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Traumatic uveitis in the mid-Atlantic United States

Authors Engelhard S, Patrie J, Prenshaw J, Bajwa A, Monahan R, Reddy A

Received 9 June 2015

Accepted for publication 17 July 2015

Published 5 October 2015 Volume 2015:9 Pages 1869—1874


Checked for plagiarism Yes

Review by Single anonymous peer review

Peer reviewer comments 2

Editor who approved publication: Dr Scott Fraser

Stephanie B Engelhard,1 James Patrie,2 John Prenshaw,1 Asima Bajwa,1 Rose Monahan,1 Ashvini K Reddy1

1Department of Ophthalmology, 2Department of Public Health Sciences, University of Virginia, Charlottesville, VA, USA

Purpose: The purpose of this study was to conduct an in-depth analysis of traumatic uveitis in patients managed in a mid-Atlantic tertiary care center with the goal of better characterizing the clinical features and outcomes of this large and important subset of uveitis patients.
Methods: This was a retrospective, observational study comparing traumatic uveitis patients with nontraumatic uveitis patients seen at the University of Virginia, Charlottesville, VA, USA, from 1984 to 2014.
Results: Fifty-four traumatic uveitis patients (55 eyes) were identified. The patient population was 70.4% male, 57.4% Caucasian, and 37.0% African American. Mean age at diagnosis was 31.2 years; mean duration of follow-up was 5.4 years; and mean number of visits to the clinic was 4. The most common treatment modality was local steroids (77.8%). Glaucoma was medically managed in eight patients (14.8%). Cataract surgery was performed in five patients (9.3%). Mean best-corrected visual acuity at baseline for traumatic uveitis patients was 0.33 logMAR (SD 0.42) at the initial visit and 0.16 logMAR (SD 0.33) at the final visit. Mean baseline intraocular pressure (IOP) in the traumatic uveitis group was 15.5 mmHg (SD 7.4) at the initial visit and 14.6 mmHg (SD 4.0) at the final visit. Patients in the traumatic uveitis cohort tended to have better visual outcomes than those in the nontraumatic uveitis cohort.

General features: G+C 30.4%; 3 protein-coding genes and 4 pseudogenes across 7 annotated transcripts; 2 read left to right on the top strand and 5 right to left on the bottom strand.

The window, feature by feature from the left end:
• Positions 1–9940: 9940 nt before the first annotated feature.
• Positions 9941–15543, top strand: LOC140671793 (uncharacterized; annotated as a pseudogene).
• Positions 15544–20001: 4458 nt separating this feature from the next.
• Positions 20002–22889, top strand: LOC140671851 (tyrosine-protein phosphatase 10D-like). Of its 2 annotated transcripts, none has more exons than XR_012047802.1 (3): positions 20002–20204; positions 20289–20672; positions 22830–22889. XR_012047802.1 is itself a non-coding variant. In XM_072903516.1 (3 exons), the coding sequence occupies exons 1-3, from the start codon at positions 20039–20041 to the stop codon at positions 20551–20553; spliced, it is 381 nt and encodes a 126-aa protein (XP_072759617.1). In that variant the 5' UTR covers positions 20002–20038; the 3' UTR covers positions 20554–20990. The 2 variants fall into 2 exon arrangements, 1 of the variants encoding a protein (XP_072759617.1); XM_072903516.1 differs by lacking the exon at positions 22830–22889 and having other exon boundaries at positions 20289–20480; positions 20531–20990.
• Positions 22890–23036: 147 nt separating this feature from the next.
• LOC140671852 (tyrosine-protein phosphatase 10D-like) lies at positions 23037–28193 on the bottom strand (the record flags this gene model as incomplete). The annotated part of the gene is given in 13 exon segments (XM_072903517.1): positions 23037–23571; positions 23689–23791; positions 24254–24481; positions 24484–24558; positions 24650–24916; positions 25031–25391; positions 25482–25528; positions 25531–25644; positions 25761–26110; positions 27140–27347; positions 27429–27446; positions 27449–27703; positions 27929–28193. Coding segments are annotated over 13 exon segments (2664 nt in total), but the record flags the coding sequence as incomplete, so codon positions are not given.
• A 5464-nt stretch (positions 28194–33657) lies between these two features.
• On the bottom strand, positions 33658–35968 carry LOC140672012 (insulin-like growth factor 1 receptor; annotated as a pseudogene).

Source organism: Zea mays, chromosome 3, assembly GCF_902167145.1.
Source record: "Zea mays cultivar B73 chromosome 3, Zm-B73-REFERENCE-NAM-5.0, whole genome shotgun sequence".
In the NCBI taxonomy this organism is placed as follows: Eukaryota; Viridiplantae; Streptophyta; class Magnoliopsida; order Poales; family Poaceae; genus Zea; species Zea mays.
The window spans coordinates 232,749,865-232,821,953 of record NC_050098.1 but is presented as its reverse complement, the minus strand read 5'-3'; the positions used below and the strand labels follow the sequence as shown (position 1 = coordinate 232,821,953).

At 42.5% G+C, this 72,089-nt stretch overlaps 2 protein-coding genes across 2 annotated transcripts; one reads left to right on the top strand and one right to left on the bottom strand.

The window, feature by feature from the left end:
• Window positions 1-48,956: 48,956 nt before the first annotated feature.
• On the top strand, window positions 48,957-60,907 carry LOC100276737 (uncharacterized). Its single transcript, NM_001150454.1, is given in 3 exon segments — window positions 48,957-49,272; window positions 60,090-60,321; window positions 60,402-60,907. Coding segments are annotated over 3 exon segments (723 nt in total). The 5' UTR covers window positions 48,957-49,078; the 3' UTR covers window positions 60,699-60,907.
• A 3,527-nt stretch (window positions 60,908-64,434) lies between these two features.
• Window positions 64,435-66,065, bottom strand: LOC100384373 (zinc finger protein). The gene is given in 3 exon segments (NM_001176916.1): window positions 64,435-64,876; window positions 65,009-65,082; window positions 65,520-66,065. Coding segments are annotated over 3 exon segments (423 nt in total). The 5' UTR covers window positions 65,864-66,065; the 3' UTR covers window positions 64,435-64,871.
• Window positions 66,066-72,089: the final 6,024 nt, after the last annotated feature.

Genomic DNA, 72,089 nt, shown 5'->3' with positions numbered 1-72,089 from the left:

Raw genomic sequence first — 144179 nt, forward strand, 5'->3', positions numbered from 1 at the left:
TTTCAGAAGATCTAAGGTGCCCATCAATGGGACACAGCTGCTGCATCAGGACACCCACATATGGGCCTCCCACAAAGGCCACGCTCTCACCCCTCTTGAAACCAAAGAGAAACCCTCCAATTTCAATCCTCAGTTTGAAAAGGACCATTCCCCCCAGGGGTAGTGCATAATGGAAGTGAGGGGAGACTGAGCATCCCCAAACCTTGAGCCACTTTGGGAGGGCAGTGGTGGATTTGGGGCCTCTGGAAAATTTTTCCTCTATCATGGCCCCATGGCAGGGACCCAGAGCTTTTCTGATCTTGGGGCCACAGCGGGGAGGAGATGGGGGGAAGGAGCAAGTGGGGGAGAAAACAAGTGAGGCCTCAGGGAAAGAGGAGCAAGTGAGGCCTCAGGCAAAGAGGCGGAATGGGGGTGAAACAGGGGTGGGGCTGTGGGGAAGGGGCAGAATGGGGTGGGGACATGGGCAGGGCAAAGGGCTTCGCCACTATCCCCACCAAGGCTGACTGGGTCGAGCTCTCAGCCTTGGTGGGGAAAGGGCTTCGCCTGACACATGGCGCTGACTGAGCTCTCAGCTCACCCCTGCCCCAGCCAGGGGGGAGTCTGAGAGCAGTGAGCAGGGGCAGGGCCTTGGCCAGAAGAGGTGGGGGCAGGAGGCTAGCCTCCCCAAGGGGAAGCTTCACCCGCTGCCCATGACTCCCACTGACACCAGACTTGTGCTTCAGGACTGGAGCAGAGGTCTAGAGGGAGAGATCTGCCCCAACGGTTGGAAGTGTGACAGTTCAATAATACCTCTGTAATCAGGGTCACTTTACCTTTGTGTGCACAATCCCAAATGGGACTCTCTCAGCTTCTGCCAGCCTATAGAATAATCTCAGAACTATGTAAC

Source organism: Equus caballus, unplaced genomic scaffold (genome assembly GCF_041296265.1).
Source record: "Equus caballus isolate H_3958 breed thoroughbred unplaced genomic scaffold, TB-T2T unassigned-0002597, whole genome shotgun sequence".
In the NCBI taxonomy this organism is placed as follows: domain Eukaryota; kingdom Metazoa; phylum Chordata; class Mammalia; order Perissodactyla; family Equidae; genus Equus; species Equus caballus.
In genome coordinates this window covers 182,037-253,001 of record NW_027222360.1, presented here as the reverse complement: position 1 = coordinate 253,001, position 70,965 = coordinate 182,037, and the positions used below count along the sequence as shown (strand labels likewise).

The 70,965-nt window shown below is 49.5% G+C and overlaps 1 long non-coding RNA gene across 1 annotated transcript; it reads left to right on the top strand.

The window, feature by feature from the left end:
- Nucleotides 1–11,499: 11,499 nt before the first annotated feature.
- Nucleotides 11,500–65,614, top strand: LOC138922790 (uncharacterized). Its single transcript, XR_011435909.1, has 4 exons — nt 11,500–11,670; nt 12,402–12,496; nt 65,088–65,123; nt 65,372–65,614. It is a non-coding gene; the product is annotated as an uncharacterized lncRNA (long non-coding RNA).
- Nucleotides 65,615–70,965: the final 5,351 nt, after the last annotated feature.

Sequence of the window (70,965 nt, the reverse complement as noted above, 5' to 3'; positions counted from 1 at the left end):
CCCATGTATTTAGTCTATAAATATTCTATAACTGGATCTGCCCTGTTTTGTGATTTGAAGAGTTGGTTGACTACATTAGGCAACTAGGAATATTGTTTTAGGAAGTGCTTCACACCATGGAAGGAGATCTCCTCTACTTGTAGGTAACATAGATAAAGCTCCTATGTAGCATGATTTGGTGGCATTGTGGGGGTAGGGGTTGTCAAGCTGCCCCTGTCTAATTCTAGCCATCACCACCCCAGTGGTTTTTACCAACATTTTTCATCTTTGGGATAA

Conclusion: In our series, traumatic uveitis patients tended to be young and male and present with unilateral disease, all findings consistent with other reports. Despite relatively good visual outcomes, the traumatic uveitis patients still experienced a high burden of disease, measured both in the number of clinic visits and duration of follow-up. Due to the young mean age of patients, these disease burdens and decreased quality of life are nontrivial, emphasizing the importance of careful management and prompt treatment of this subset of uveitis patients.

Keywords: traumatic uveitis, trauma, iritis, best-corrected visual acuity, intraocular pressure

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